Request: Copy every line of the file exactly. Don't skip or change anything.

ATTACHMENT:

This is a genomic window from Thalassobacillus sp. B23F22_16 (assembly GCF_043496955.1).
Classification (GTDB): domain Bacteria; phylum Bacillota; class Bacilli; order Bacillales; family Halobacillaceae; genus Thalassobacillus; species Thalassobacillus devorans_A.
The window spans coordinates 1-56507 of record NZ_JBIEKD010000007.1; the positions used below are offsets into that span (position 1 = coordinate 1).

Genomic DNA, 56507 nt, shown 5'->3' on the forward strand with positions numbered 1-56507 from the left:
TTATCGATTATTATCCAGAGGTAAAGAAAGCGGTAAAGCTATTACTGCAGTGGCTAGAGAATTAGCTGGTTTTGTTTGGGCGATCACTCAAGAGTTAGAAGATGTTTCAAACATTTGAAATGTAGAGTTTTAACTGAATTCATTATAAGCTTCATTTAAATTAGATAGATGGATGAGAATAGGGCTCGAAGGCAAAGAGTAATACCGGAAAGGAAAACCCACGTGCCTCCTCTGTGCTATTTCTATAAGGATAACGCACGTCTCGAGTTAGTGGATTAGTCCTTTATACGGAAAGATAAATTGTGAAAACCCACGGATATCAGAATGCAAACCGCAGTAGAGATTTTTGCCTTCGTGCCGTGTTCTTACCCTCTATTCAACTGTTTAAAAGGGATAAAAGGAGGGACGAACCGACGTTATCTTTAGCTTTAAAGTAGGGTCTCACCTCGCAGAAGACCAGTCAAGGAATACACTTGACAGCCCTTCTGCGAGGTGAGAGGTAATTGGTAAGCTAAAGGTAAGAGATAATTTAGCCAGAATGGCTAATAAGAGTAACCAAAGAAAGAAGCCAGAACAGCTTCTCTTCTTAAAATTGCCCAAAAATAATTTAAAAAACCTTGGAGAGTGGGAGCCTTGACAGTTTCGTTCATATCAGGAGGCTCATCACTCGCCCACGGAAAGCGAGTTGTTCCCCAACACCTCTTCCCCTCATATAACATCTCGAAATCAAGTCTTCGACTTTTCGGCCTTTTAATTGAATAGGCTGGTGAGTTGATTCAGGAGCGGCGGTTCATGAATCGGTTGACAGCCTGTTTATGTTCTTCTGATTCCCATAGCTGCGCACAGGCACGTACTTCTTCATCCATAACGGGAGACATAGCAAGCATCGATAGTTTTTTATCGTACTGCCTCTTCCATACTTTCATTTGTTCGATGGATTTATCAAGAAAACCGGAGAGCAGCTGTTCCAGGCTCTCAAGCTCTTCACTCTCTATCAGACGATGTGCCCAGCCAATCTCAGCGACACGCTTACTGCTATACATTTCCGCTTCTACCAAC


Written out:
This is a genomic window from Thalassobacillus sp. B23F22_16 (assembly GCF_043496955.1).
Classification (GTDB): domain Bacteria; phylum Bacillota; class Bacilli; order Bacillales; family Halobacillaceae; genus Thalassobacillus; species Thalassobacillus devorans_A.
The window spans coordinates 1-56507 of record NZ_JBIEKD010000007.1; the positions used below are offsets into that span (position 1 = coordinate 1).

Genomic DNA, 56507 nt, shown 5'->3' on the forward strand with positions numbered 1-56507 from the left:
TTATCGATTATTATCCAGAGGTAAAGAAAGCGGTAAAGCTATTACTGCAGTGGCTAGAGAATTAGCTGGTTTTGTTTGGGCGATCACTCAAGAGTTAGAAGATGTTTCAAACATTTGAAATGTAGAGTTTTAACTGAATTCATTATAAGCTTCATTTAAATTAGATAGATGGATGAGAATAGGGCTCGAAGGCAAAGAGTAATACCGGAAAGGAAAACCCACGTGCCTCCTCTGTGCTATTTCTATAAGGATAACGCACGTCTCGAGTTAGTGGATTAGTCCTTTATACGGAAAGATAAATTGTGAAAACCCACGGATATCAGAATGCAAACCGCAGTAGAGATTTTTGCCTTCGTGCCGTGTTCTTACCCTCTATTCAACTGTTTAAAAGGGATAAAAGGAGGGACGAACCGACGTTATCTTTAGCTTTAAAGTAGGGTCTCACCTCGCAGAAGACCAGTCAAGGAATACACTTGACAGCCCTTCTGCGAGGTGAGAGGTAATTGGTAAGCTAAAGGTAAGAGATAATTTAGCCAGAATGGCTAATAAGAGTAACCAAAGAAAGAAGCCAGAACAGCTTCTCTTCTTAAAATTGCCCAAAAATAATTTAAAAAACCTTGGAGAGTGGGAGCCTTGACAGTTTCGTTCATATCAGGAGGCTCATCACTCGCCCACGGAAAGCGAGTTGTTCCCCAACACCTCTTCCCCTCATATAACATCTCGAAATCAAGTCTTCGACTTTTCGGCCTTTTAATTGAATAGGCTGGTGAGTTGATTCAGGAGCGGCGGTTCATGAATCGGTTGACAGCCTGTTTATGTTCTTCTGATTCCCATAGCTGCGCACAGGCACGTACTTCTTCATCCATAACGGGAGACATAGCAAGCATCGATAGTTTTTTATCGTACTGCCTCTTCCATACTTTCATTTGTTCGATGGATTTATCAAGAAAACCGGAGAGCAGCTGTTCCAGGCTCTCAAGCTCTTCACTCTCTATCAGACGATGTGCCCAGCCAATCTCAGCGACACGCTTACTGCTATACATTTCCGCTTCTACCAAC